Jakarta attacks show Islamic terrorists are honing lethal edge
Thursday’s deadly Jakarta attacks demonstrate that Islamic militants are honing their organizational edge and are demonstrating their ability to strike at soft targets in the heart of the Indonesian capital, says an analysis by Global insights firm IHS.
Anton Alifandi, deputy head of Asia Analysis at IHS Country Risk noted in an analysis that the attacks are the most lethal since the July 2009 double bombings of the JW Marriott and Ritz-Carlton hotels, when seven people died. He added that the latest strike shows that the perpetrators can deploy multiple personnel and attack targets that have high international profiles.
The Indonesian government has blamed Islamic State (IS) for the assault and IS has claimed responsibility. It took local security units about three hours to end the attack near a Starbucks cafe (Watch the video clip) and a landmark Jakarta department store, after a team of at least seven militants engaged in a firefight with police before blowing themselves up. Seven people were killed, including five attackers and two civilians. Twenty were wounded. Two militants were captured alive, police said.
While the use of small arms and improvised explosive devices (IEDs) shows a relative lack of sophistication by the terrorists, Alifandi says their expertise is likely to improve as Indonesians fighting for the Islamic State return from Syria. He also speculates that if al-Qaeda affiliated groups are involved, it would represent a new development in which two major global Islamist militant groups will be vying for influence in Southeast Asia.
The attacks took place on Jalan Thamrin, Jakarta’s main north-south thoroughfare where a number of major hotels, shopping malls, and high-rise office buildings are located. The presidential palace is located around a mile away to the north. Earlier reports of other IED attacks outside embassy locations appear to be incorrect, IHS said.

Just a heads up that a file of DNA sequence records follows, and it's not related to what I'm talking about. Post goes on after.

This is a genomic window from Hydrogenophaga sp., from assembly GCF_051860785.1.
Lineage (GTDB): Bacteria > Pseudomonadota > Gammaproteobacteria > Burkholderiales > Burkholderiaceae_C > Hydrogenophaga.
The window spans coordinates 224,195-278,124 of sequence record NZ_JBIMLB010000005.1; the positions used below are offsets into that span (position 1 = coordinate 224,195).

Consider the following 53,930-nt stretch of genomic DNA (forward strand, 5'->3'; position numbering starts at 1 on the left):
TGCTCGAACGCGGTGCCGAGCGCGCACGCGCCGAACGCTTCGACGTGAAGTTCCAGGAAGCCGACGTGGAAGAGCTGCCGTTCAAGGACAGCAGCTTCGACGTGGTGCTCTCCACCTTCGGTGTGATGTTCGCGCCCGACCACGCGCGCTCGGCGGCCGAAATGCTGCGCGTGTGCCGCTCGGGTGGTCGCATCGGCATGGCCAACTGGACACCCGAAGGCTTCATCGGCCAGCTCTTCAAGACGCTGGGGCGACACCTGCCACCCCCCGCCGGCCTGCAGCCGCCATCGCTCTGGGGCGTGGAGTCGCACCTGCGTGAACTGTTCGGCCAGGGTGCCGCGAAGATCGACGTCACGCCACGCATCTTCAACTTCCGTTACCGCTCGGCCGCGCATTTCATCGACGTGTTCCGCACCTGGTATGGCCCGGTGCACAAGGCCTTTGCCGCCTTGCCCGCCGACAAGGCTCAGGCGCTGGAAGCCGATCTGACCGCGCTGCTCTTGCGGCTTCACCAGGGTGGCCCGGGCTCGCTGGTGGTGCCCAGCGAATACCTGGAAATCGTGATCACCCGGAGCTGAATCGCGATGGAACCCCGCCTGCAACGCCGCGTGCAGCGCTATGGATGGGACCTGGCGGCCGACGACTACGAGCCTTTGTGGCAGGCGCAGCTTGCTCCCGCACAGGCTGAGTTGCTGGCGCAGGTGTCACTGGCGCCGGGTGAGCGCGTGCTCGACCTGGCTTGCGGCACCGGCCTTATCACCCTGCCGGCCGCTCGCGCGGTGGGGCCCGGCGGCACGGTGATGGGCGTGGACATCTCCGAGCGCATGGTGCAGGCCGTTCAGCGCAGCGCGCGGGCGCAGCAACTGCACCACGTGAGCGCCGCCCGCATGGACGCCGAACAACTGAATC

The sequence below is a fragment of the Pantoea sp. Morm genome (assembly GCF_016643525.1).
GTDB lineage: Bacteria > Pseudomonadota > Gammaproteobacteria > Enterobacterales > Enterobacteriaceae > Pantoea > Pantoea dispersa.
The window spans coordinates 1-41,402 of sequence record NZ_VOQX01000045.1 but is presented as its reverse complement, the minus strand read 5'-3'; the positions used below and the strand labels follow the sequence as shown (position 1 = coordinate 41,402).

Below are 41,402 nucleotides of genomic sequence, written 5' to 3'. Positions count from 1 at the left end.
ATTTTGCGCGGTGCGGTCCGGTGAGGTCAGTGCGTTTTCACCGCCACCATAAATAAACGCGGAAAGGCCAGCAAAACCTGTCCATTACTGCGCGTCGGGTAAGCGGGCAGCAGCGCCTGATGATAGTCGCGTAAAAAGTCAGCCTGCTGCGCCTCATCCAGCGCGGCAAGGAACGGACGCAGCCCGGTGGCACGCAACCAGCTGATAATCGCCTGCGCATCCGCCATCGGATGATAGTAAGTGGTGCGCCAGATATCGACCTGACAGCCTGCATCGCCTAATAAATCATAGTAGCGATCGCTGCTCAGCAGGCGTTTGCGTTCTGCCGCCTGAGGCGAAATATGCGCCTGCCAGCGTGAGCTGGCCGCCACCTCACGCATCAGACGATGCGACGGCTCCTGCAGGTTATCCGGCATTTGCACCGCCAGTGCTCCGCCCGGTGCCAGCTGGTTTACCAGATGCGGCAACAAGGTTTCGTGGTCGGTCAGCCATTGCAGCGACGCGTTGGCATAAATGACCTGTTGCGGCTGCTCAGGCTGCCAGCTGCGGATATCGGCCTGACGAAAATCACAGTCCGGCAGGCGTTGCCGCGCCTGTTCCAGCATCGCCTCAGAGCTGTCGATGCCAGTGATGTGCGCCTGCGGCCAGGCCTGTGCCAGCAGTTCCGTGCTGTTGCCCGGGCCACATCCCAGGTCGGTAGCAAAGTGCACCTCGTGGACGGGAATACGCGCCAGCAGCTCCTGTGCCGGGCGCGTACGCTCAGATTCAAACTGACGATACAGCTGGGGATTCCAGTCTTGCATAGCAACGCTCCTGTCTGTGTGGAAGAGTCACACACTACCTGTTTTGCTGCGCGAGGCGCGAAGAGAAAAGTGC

The Jakarta assault also represents a break with previous terrorist practices in Indonesia. Since 2009, Alifandi says there have been several attacks on the island of Java. But they have typically involved shootings against the police and low-capacity IEDs carried on backpacks by lone militants. Although information is still sketchy on the type of explosives used, it also appears that the explosives did not have the force to cause heavy damage to buildings.
At the same time, Alifandi points out that the attack on the cafe represents a return to earlier targeting patterns. Since the attacks on big international hotels in 2009, he notes that militants have overwhelmingly targeted police officers in small-arm attacks. But Thursday’s attacks show that militants are again targeting businesses, particularly global brands that would result in worldwide publicity.
While Indonesia is blaming Islamic State for the attacks and IS is taking credit, there is still an outside chance that al-Qaeda was involved. The IHS analysis says that since 2014, Indonesian militants have been split between those who support IS and others who are linked with al-Qaeda.
The BBC’s Monitoring Service has reported that Al Qaeda leader Ayman al-Zawahiri on Jan. 13 issued an audio message addressed to Indonesians and other Southeast Asian Muslims, urging them to attack the interests of the US and its allies.